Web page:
The expansion of Gatwick Airport is back on the table after it emerged a decision on Heathrow’s future had been delayed for an environmental review. Here Sally Pavey, of the Commuters Against Gatwick Noise Emissions (CAGNE) pressure group, makes the case against it...
We must not be asked to pay the high price of improving Zac Goldsmith’s chances of election in May in the race for the new London mayor.
CAGNE wrote to Greg Clark, MP for Tunbridge Wells and the Secretary of State for Communities and Local Government (and as a member of the aviation sub-committee) last week explaining how the government’s delay (on Heathrow) is putting his consistency on hold.
For years, communities around Gatwick have lived under the threat that the airport will be allowed to expand and irreversibly damage the quality of life for the tens of thousands of us who have made our homes here.
We already know the impact of Gatwick Airport low cost airlines as they fly over our homes, day and night, seven days a week, and we are sure that Mr Clark’s inbox is full from upset residents asking for the Gatwick noise to be removed.
But Gatwick plan to increase the noise for us all by flying 560,000 aircraft above our homes annually, so that they can profit their owners. Gatwick, as it was clearly shown by the Airports’ Commission report recently, brings in the least into the UK economy and would employ much fewer staff. Gatwick’s
number one customer, EasyJet, does not see Gatwick expansion as the way forward. The commission’s report goes on to suggest that the mass housing that Gatwick would dictate would be spread around counties so how much urbanisation would Mr Greg’s consistency be facing as 45,000 new houses are expected from day one as well as warehousing to service an airport larger than Heathrow?
What is frustrating is that no environmental audit has been undertaken on Gatwick, as it would be the same size as Heathrow but with one railway line that can’t be expanded, and a new line is ruled out, and the M23 that would be full before Gatwick is finished.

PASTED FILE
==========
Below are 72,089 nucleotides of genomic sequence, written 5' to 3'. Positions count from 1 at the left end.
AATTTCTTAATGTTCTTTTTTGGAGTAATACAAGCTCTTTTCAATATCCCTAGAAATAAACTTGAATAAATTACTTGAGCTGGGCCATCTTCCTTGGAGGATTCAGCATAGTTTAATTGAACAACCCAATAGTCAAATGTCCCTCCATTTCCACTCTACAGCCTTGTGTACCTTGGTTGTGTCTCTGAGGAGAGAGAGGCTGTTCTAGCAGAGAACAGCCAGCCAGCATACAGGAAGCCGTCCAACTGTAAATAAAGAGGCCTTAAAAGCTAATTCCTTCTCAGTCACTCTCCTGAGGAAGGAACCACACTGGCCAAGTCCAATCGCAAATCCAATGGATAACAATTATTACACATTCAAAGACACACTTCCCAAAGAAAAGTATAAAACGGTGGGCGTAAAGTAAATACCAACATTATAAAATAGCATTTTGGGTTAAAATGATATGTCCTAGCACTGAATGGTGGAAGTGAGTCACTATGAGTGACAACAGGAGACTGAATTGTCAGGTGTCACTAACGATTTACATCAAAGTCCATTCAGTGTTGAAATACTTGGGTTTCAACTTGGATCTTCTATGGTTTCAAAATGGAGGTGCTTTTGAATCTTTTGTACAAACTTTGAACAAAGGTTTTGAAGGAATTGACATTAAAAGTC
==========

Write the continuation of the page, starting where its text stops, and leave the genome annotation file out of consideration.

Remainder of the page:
Gatwick’s figures are very disingenuous, as they do not have to consider the pollution from the roads or the areas of outstanding natural beauty destroyed by expansion destroyed by expanding.
The Airports Commission process was lengthy and its conclusion crystal clear, which led many of us to believe the uncertainty – and the blight – in the communities around Gatwick might be finally over and Gatwick could concentrate on dealing with the current issues with aircraft noise.
It would seem that, at best, we are being used in a political game and one Greg Clark is party to, to stop Zac Goldsmith from triggering a by-election and to appease Boris Johnson. At worst, Gatwick’s expensive lobbying has succeeded in spinning Gatwick’s half-truths that Gatwick can ever be anything but a bucket and spade airport as it is not in London and services only those communities that surround it.
Five airports surround London, which is more than New York, why not let people fly from those airports that sit underused around the M25 and stop putting everything in one corner to please airport owners.
All the things we currently enjoy will have to bear the weight of an airport with 95m passengers a year and migrating workers all looking for somewhere to live, GPs, hospitals, schools, bringing with them more cars to add to our already congested roads.
They may think Gatwick is the easy option because this is the story that Gatwick has sold, but if the Government and Greg Clark read the truth, ie Gatwick’s proposals, they would have seen, as Sir Howard Davies did, they are very flawed, a fact that 12 local authorities, numerous councils and the many senior MPs have who oppose Gatwick 2 as they recognise that Gatwick can never be the answer for the UK economy or aviation.